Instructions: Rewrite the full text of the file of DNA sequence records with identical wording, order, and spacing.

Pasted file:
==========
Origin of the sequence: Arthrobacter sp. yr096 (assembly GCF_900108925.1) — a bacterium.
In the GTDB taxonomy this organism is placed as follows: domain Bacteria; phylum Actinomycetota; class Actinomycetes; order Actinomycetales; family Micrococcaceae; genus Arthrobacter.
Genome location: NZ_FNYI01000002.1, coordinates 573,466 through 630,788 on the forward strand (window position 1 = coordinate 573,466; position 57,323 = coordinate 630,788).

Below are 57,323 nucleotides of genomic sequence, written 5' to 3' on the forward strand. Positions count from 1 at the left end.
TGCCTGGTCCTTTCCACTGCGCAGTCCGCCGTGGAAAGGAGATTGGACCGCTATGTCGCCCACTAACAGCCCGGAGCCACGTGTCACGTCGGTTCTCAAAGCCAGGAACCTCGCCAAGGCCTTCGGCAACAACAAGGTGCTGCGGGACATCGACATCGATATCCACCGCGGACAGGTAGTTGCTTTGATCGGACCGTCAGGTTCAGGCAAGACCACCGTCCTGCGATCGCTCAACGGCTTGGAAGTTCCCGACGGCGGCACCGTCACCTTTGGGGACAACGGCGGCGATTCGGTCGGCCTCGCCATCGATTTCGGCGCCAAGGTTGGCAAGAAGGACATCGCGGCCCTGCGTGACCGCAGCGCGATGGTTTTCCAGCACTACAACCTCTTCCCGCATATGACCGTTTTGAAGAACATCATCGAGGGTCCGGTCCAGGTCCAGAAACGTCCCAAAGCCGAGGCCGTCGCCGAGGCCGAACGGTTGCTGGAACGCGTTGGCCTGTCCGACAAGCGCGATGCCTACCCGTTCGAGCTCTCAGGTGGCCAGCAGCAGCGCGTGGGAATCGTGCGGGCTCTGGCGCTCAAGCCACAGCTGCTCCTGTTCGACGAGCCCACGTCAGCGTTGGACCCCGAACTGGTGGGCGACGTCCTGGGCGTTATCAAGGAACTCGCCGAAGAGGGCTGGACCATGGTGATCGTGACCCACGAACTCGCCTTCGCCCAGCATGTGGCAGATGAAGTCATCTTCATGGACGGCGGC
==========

Origin of the sequence: Arthrobacter sp. yr096 (assembly GCF_900108925.1) — a bacterium.
In the GTDB taxonomy this organism is placed as follows: domain Bacteria; phylum Actinomycetota; class Actinomycetes; order Actinomycetales; family Micrococcaceae; genus Arthrobacter.
Genome location: NZ_FNYI01000002.1, coordinates 573,466 through 630,788 on the forward strand (window position 1 = coordinate 573,466; position 57,323 = coordinate 630,788).

Below are 57,323 nucleotides of genomic sequence, written 5' to 3' on the forward strand. Positions count from 1 at the left end.
TGCCTGGTCCTTTCCACTGCGCAGTCCGCCGTGGAAAGGAGATTGGACCGCTATGTCGCCCACTAACAGCCCGGAGCCACGTGTCACGTCGGTTCTCAAAGCCAGGAACCTCGCCAAGGCCTTCGGCAACAACAAGGTGCTGCGGGACATCGACATCGATATCCACCGCGGACAGGTAGTTGCTTTGATCGGACCGTCAGGTTCAGGCAAGACCACCGTCCTGCGATCGCTCAACGGCTTGGAAGTTCCCGACGGCGGCACCGTCACCTTTGGGGACAACGGCGGCGATTCGGTCGGCCTCGCCATCGATTTCGGCGCCAAGGTTGGCAAGAAGGACATCGCGGCCCTGCGTGACCGCAGCGCGATGGTTTTCCAGCACTACAACCTCTTCCCGCATATGACCGTTTTGAAGAACATCATCGAGGGTCCGGTCCAGGTCCAGAAACGTCCCAAAGCCGAGGCCGTCGCCGAGGCCGAACGGTTGCTGGAACGCGTTGGCCTGTCCGACAAGCGCGATGCCTACCCGTTCGAGCTCTCAGGTGGCCAGCAGCAGCGCGTGGGAATCGTGCGGGCTCTGGCGCTCAAGCCACAGCTGCTCCTGTTCGACGAGCCCACGTCAGCGTTGGACCCCGAACTGGTGGGCGACGTCCTGGGCGTTATCAAGGAACTCGCCGAAGAGGGCTGGACCATGGTGATCGTGACCCACGAACTCGCCTTCGCCCAGCATGTGGCAGATGAAGTCATCTTCATGGACGGCGGC